4 of 4 people found the following review helpful
If not now, when?,
This review is from: Racing Towards Excellence (Paperback)
Over the last few years I've read a number of books by a number of much older and more experienced authors. It came as a welcome surprise to see a 20 something write a personal development book. I was keen to give it ago and see what was contained within.
The most interesting aspect of the book is the fact it is written from the perspective of a young person and also a more experienced person in a mentor/mentee relationship. The book outlines the stories of both authors lives up until the present before introducing a theoretical background and then applying it to the real world.
Each chapter is written incredibly clearly with visible signposts to ensure the reader does not get lost and the structure of the book helps the reader pinpoint key areas they may want to come back to at future dates. The theory aspect grounds most of the success attributed to both authors and how they've achieved outperformance in their lives to date. It comes as no real surprise then to see much older reviewers whose comments are at the back of the book talking about how this should be 'mandatory reading for those at university' or will 'recommend to my kids at the age of 17' etc and so forth.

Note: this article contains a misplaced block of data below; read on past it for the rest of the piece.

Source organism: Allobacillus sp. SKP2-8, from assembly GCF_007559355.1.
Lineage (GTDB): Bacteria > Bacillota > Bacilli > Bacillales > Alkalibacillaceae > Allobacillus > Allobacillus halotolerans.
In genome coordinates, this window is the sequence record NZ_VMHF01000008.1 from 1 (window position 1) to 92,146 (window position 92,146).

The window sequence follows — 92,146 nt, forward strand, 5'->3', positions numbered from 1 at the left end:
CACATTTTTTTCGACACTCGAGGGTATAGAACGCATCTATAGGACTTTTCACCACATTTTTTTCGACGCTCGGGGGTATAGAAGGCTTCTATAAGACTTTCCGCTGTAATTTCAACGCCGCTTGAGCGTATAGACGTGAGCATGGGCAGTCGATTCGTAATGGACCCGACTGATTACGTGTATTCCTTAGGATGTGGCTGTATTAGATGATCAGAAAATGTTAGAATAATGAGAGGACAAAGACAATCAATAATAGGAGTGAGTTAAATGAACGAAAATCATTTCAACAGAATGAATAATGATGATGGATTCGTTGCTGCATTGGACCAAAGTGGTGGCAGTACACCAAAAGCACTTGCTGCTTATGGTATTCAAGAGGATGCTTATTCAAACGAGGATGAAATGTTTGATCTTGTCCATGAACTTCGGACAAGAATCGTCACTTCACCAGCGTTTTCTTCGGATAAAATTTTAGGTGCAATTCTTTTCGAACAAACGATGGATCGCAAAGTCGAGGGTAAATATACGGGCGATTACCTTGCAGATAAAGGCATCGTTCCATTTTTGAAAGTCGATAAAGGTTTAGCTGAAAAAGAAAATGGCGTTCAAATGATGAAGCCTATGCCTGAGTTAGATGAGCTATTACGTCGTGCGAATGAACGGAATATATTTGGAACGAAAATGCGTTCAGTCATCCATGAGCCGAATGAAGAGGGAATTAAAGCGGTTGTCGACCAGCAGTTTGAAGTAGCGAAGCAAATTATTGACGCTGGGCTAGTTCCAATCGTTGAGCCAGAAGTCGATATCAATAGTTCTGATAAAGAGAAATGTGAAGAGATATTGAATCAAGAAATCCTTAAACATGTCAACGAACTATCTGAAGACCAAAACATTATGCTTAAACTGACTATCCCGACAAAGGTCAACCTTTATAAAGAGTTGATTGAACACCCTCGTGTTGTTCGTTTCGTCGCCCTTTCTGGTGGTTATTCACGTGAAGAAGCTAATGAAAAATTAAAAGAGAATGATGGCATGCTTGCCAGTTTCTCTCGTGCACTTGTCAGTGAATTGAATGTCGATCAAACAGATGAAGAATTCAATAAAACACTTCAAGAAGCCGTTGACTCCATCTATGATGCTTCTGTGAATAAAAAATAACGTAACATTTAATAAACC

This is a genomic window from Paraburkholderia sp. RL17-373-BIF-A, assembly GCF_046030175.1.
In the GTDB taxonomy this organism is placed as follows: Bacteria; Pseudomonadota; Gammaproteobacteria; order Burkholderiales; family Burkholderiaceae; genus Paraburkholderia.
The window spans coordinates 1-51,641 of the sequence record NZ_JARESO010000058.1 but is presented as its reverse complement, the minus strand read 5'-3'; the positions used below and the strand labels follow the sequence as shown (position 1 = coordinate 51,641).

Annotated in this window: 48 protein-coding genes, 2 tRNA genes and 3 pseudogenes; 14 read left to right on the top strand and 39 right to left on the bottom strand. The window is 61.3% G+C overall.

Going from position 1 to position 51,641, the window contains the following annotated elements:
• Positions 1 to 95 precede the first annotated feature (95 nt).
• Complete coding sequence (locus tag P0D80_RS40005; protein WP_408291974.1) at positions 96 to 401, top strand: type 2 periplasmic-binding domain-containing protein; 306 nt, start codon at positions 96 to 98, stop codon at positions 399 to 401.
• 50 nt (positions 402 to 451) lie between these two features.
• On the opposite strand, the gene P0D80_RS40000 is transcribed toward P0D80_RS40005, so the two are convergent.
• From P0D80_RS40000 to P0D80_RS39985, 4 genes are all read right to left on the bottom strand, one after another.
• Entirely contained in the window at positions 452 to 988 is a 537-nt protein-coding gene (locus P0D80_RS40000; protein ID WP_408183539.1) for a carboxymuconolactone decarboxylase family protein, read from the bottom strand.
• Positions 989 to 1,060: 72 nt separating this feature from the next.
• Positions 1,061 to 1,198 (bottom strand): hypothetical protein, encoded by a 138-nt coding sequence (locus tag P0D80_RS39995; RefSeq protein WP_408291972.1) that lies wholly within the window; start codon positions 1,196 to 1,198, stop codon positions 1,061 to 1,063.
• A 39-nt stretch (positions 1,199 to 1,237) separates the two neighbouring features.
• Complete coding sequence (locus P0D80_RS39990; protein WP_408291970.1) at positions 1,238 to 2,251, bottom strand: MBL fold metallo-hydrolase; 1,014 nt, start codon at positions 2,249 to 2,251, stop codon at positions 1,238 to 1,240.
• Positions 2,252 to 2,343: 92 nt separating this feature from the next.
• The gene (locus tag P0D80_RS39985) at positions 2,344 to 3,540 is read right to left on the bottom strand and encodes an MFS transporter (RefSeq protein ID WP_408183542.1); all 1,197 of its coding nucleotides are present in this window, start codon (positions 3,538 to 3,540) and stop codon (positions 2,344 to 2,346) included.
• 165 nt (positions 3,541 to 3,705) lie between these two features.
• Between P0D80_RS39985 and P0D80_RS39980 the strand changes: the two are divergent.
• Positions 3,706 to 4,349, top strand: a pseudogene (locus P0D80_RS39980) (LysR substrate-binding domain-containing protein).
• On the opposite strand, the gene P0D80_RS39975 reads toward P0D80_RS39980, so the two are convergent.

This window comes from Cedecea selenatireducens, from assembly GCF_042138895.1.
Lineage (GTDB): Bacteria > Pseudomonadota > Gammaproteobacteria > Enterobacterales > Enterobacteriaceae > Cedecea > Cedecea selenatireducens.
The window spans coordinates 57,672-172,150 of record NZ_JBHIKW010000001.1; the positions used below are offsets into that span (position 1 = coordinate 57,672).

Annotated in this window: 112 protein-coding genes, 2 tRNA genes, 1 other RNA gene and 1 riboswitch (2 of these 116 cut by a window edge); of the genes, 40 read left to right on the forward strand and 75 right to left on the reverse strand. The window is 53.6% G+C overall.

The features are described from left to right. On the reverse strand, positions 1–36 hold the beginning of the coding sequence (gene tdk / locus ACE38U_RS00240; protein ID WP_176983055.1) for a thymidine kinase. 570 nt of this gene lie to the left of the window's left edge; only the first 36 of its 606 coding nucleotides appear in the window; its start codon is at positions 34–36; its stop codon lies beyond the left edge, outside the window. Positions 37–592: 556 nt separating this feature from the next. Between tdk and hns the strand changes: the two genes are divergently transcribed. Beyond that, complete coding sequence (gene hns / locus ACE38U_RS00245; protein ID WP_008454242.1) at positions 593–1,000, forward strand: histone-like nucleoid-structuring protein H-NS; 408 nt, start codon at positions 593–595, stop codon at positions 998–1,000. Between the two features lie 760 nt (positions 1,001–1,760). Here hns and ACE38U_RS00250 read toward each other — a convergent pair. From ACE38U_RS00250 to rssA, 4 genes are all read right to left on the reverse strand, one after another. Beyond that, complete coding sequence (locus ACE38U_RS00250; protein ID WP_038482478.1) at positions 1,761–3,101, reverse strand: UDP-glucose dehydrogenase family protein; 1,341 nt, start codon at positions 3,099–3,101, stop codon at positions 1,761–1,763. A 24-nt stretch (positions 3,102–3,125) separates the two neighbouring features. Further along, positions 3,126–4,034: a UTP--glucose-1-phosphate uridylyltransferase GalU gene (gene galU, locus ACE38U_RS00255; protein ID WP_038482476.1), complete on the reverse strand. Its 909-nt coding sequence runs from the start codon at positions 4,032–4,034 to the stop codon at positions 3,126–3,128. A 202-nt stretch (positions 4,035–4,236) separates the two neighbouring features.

The end of each chapter comes with a list of summary points titled 'takeaways' for the reader who may want to identify key points of the chapter easily. Therefore, making this a great book to, not only read from cover to cover but also dip in and out of at the readers own pace.
The major point the authors want to emphasis and it is clearly stated a numerous points throughout the book - READ ALOT and PROBE any areas of interest to yourself in greater detail. This encouraging advice avoids the usual 'telling people what to do' attitude evoked in other personal development books that can come across as preachy. At certain points the authors are aware of areas where they feel they may appear to be condescending but where their points are infact important to note as evident in the chapter on productive leisure. In fact, there are many points where the authors will admit when they've been wrong in the past and have managed to look at other perspectives, dropped previous habits and most importantly outline how you can to.
The 'can do' attitude expressed in this book is backed up with very simple ideas that can be executed. It all depends on the person reading and whether they can commit themselves to doing so.
This book would be best for those who are about to approach University and are ambitious but unsure about how to go about their goals, objectives etc but there is enough in here to for anyone of any age to take something positive away from this. No matter what the goal, dream, aim or vision, this book will help you think, debate and consider different approaches you may not have thought of before in order to achieve your goals. More importantly, it will force an ambitious reader to consider this - if not now, when?